High-performance materials such as solventborne coatings have been produced from polyurethanes for many years. However, with current regulatory pressures, a move to water systems and to materials from bio-based renewable resources is necessary. Although it is possible to formulate waterborne polyurethane systems, the widely used adipate polyester backbones often cause problems, such as reduction in storage stability and hydrolytic resistance. Additionally, the water evaporation rate of polyurethane dispersions is seen as a drawback in certain applications such as UV-curable coatings and adhesives.

However, a range of hydrolytically stable polyester polyols using bio-based technology has overcome these deficiencies. The reduced number of ester bonds and the hydrophobic environment make these polyols practically immune to water, while maintaining thermal- and UV-resistance characteristics.

In this paper, it is demonstrated that these polyester polyols, produced from C-36 dimer fatty acids, improve the hydrolytic and storage stability of polyurethane dispersions. Additionally, results will show that UV-curable polyurethane dispersions produced from these polyols exhibit these same properties, as well as significant improvement in water evaporation that leads to improved cure time.

Finally it will be demonstrated that the adhesion properties of coatings on different plastic substrates improve considerably.

Dimer Fatty Acids

Natural oils and fats have for years provided the polyurethane chemist with a variety of building blocks, such as glycerine and castor oil. Less well known is the use in polyurethane chemistry of a fatty acid derivative, the so-called dimerized fatty acids. These are obtained by the conversion of unsaturated fatty acids (from sources like soybean oil or tall oil) by a combination of pressure, temperature and catalysis. This process generates a mixture of products, the most important being dimerized fatty acid. Others are trimerized fatty acid, and isostearic acid (Figure 1).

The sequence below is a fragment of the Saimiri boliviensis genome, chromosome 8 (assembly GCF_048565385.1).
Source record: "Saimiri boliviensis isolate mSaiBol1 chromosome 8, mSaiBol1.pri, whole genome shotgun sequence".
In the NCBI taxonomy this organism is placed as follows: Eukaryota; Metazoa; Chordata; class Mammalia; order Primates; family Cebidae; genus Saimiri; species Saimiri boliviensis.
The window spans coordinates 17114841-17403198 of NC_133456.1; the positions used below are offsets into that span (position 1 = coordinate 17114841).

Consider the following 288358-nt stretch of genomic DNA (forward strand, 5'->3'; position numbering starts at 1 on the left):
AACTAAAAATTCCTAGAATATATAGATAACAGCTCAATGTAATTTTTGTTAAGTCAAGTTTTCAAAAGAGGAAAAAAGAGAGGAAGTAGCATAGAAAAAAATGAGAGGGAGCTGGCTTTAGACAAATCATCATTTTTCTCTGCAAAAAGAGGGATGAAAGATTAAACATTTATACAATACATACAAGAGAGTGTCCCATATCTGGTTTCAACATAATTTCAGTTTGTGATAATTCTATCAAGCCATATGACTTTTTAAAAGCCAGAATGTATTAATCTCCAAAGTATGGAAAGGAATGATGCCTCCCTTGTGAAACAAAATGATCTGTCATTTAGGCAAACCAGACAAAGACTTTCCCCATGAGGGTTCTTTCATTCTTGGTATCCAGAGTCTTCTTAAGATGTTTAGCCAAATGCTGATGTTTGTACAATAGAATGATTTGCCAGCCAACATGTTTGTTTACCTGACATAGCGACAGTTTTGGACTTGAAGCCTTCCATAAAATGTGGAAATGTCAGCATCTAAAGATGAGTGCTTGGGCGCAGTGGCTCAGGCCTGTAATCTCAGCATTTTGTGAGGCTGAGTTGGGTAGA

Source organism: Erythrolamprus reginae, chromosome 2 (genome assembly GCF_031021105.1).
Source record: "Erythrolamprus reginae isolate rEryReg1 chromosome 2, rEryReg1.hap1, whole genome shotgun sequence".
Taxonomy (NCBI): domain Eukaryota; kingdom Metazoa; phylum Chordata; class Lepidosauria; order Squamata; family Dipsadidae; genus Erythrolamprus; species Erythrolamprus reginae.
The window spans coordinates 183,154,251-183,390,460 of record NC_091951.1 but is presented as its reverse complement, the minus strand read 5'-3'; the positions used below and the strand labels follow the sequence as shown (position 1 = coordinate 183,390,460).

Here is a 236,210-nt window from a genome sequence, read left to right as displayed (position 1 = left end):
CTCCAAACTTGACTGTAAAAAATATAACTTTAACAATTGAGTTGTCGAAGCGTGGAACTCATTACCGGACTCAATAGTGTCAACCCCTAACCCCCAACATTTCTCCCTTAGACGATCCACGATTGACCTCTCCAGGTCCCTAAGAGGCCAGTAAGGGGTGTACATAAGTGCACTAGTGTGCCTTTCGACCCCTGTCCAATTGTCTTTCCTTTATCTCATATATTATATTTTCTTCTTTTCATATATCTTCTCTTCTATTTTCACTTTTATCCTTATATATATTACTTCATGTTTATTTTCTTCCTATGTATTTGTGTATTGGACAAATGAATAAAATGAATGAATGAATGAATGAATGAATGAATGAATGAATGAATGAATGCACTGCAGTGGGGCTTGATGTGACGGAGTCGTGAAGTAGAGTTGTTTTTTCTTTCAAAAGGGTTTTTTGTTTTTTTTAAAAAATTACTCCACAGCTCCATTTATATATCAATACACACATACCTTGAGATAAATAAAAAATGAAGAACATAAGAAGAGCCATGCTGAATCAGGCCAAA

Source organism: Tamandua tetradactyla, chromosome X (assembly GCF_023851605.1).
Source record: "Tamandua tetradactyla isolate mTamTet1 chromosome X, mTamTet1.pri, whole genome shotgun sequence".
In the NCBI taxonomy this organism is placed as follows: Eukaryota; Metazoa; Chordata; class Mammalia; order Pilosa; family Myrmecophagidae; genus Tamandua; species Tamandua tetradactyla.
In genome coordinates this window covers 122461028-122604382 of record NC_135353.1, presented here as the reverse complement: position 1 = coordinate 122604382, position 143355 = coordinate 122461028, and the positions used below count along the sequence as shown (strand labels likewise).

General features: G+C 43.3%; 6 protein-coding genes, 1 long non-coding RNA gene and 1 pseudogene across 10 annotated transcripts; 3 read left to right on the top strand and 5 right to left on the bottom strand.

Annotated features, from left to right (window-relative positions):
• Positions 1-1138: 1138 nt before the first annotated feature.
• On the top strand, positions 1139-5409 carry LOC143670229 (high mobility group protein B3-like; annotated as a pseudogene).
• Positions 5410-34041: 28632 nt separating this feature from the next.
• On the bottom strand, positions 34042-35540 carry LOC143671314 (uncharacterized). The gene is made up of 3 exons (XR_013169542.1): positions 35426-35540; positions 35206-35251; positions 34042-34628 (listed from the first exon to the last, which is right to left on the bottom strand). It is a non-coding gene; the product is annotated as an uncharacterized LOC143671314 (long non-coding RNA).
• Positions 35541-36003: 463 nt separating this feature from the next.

Starting from the C-18 acids that nature typically provides, the dimer acid is a molecule with 36 carbon atoms, which makes it by far the longest dioic acid available. This hydrocarbon nature makes the dimer acid and polymers in which it is included extremely hydrophobic. In addition, the combination of hydrocarbon character and non-crystallinity provides lubricity and flexibility, even at very low temperatures.

Dimerized fatty acids have found their application in areas such as polyurethane, UV-curable and polyester coatings, both solvent and waterborne systems. In all these applications, the value of the dimerized fatty acid is related to the features mentioned: flexibility and impact strength, wetting and flowability, and hydrophobicity and hydrolytic resistance.

Polyurethane Dispersion Based on Dimer Technology

The dimer fatty acids provide polyester and polyurethane coatings with a range of favorable features, such as flexibility and hydrolytic resistance. Clearly, other coating systems could benefit from the introduction of dimer acids as well. Conversion of dimerized fatty acid to the corresponding diol, or by building dimerized fatty acid into hydroxyl-terminated polyesters, makes it suitable for incorporation in polyurethanes (Figure 2). The dimer fatty acid-based polyester polyols can be semi-crystalline or amorphous type, depending on the choice of polyol monomer.

When comparing polyurethanes based on dimerate poly­esters to adipate polyesters, polycaprolactone polyols and polyether polyols, it becomes clear that they form a category of their own. Compared to the adipates, the dimerates exhibit much lower moisture absorption, lower hydrolysis rate, and greater flexibility. In comparison with polyethers such as polyethylene glycol (PEG), polypropylene glycol (PPG), or polytetramethylene glycol (PTMEG), the absence of ether linkages makes dimer-based polyurethanes much more resistant to degradation by radical-type attack, such as heat, oxidation or ultraviolet radiation.

This combination of stability against both hydrolysis and radical-type attack is unique, and is highly relevant for applications like heavy-duty coatings and adhesives, and automotive elastomers. Additionally, it has been found that dimer technology brings low-temperature flexibility, flowability and affinity for low-energy surfaces. No monomer comes closer in composition to a polyolefin than dimer acid.

A range of dimer-based polyester polyols is commercially available, and these materials have been tested in polyurethane dispersions. The fact that dimer fatty acids are hydrophobic makes it challenging to disperse them in water, but this can be resolved by using the correct addition method during processing.

The polyurethane dispersions based on the dimer acid technology exhibit mechanical strength, adhesion, grain enhancement, gloss and chemical resistance. Especially noticeable is the improved resistance to water when compared to adipate-based polyester polyols. The dimer fatty acid-based polyol shows no damage to the surface, where the adipate shows severe damage after hydrolytic exposure to the surface.